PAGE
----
Detestable though they may be, Macbeth’s actions illustrate that conscious creation can make anything possible. But is killing one’s sovereign the wisest course for advancing one’s ambitions? When we pursue such paths as this, we engage in the practice of un-conscious creation, a scenario in which we seek the fulfillment of our aspirations at all costs, regardless of the consequences and with no regard for whatever fallout may ensue. It’s a perilous practice in that we may indeed get what we’re looking for but at a price, one that yields outcomes in a distorted form and rife with unexpected, unintended side effects. This, in turn, often requires the implementation of additional adjustments to make up for those issues, frequently on short notice and drastic in nature. One need only look at Macbeth’s experience after Duncan’s murder to see this at work.

Results like this most often occur when we attempt to “push the Universe.” As our divine collaborator in the conscious creation process, the Universe (or God, Goddess, All That Is or whatever other term best suits you) works with us to bring about the outcomes we have in mind, based on the nature of our beliefs. And those outcomes reflect those intents with remarkable fidelity, right down to the smallest detail, something we should never lose sight of.

In Macbeth’s case, he wants to be king, but that’s an attainment that can be reached in many different ways, again depending on one’s beliefs. The fulfillment of this goal, for example, could be reached by simply waiting for Duncan to live out his life, potentially leaving the door open to Macbeth’s ascendancy upon the sovereign’s death. By contrast, it can also be achieved by the kinds of nefarious means that Macbeth and his wife cook up to bring about the outcome quickly and decisively, but with a hefty set of unforeseen strings attached. And, of course, many other options are available, too, depending on the underlying beliefs involved.

Given the path Macbeth follows, one can’t help but wonder why he and his wife believe they need to follow the course they do. Do they feel a sense of urgency, a need to strike while the iron is hot? Are they afraid that Macbeth’s window of opportunity is fleeting in light of Duncan naming Malcolm as his successor? Or is there some other consideration at work that’s resulted in the abbreviated time table?

Were Macbeth and his wife to open their mind to other possibilities, they might realize that they’re not locked into the path they’ve chosen. For example, given the infinite number of probabilities that conscious creation makes possible, they’re not saddled with the witch’s prophecies as their only option. Those pronouncements represent just one of countless roads open to them. Of course, the strength of their beliefs in that particular possibility dictates what will unfold. And, because of that, this illustrates why we must exercise tremendous care in the beliefs we choose to embrace and what they’re likely to yield, a cautionary tale if there ever were one.

Overcome with guilt, Lady Macbeth (Frances McDormand) begins seeing apparitions and having hallucinatory experiences related to her role in the murder of the King of Scotland in the latest film adaptation of William Shakespeare’s “The Tragedy of Macbeth.” Photo courtesy of A24.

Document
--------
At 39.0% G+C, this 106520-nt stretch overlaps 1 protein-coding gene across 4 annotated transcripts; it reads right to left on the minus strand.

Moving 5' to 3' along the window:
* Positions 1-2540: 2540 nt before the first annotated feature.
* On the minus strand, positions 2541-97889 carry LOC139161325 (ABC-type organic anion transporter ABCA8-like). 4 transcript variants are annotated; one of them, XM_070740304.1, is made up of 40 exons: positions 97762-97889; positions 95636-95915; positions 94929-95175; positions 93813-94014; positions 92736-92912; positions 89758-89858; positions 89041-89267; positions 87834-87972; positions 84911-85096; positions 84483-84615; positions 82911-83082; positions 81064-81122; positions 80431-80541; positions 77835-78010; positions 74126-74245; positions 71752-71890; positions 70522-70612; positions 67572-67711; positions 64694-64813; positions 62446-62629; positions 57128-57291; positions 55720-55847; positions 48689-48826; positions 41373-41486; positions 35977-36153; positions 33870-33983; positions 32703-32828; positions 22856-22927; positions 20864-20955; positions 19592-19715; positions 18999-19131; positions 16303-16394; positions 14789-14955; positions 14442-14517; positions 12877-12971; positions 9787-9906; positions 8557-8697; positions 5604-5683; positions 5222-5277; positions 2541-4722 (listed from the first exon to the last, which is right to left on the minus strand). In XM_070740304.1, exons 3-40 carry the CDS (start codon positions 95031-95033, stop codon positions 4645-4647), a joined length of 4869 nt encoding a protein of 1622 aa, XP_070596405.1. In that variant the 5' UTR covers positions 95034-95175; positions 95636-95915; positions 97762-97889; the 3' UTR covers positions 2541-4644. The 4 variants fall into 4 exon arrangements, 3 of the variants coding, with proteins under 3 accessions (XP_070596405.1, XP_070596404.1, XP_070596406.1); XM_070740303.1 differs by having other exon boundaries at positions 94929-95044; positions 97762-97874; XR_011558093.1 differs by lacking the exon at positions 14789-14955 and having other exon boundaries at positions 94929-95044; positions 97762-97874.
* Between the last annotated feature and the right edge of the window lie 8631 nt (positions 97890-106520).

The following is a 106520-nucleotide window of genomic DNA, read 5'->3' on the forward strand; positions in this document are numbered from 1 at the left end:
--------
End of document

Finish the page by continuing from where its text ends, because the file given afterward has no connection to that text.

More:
Once-respected Scottish general Macbeth, Thane of Cawdor (Denzel Washington), experiences a tremendous fall from grace when he pursues an overly ambitious plan to ascend the throne of Scotland in director Joel Coen’s “The Tragedy of Macbeth.” Photo courtesy of A24.

While William Shakespeare’s legendary tragedy has been translated to the screen more times than one can count, this version from director Joel Coen does remarkable justice to the material, especially in technical terms. The film’s stark, exquisite black-and-white cinematography and stylish production design, reminiscent of German expressionism, are positively stunning, suitably complemented by deft film editing and the ethereal score of Carter Burwell. The superb ensemble cast delivers, too, particularly protagonist Denzel Washington and supporting players Corey Hawkins and, especially, Frances McDormand. If I were to find something missing here it would be that the picture isn’t as emotionally engaging as it could have been, with its cold, distant ambiance putting up an often-imposing wall between narrative and viewers. There’s nothing inherently wrong with that, given the filmmaker’s take on this story, but it admittedly keeps the audience at arm’s-length more than some cinephiles may feel comfortable with. Still, the timeless quality of this tragedy nevertheless comes through, making this one of the best cinematic offerings of 2021. The film is playing in limited theatrical release and is available for streaming online.

“Macbeth” has been lavished with praise, especially for Washington’s outstanding lead performance, earning best actor nominations in the Golden Globe, Screen Actors Guild and Critics Choice Award competitions. The film’s superb cinematography has also drawn considerable attention, earning a Critics Choice Award nomination and an award from the National Board of Review, which also bestowed honors for best adapted screenplay. In addition, the picture was named one of 2021’s top films by the American Film Institute and the National Board of Review. Other accolades are almost certain to follow.

When things of a malevolent nature get a foothold in fertile ground, they can grow incredibly powerful, particularly when fed with the belief energy capable of sustaining them. This is true both for tangible items, like pathogens, as well as intangible ones, like ideas – which, in turn, can cross over into the corporeal realm and wreak havoc in their various newfound physical forms. It’s at that point when, as the witch poignantly observes, “something wicked this way comes.” But the chaos and carnage that can emerge from such circumstances need not be a foregone conclusion if we temper our beliefs with prudence and wisdom. Had Macbeth done so, he might well have realized a different fate, a lesson we’d all be wise to take to heart.

Copyright © 2022, by Brent Marchant. All rights reserved.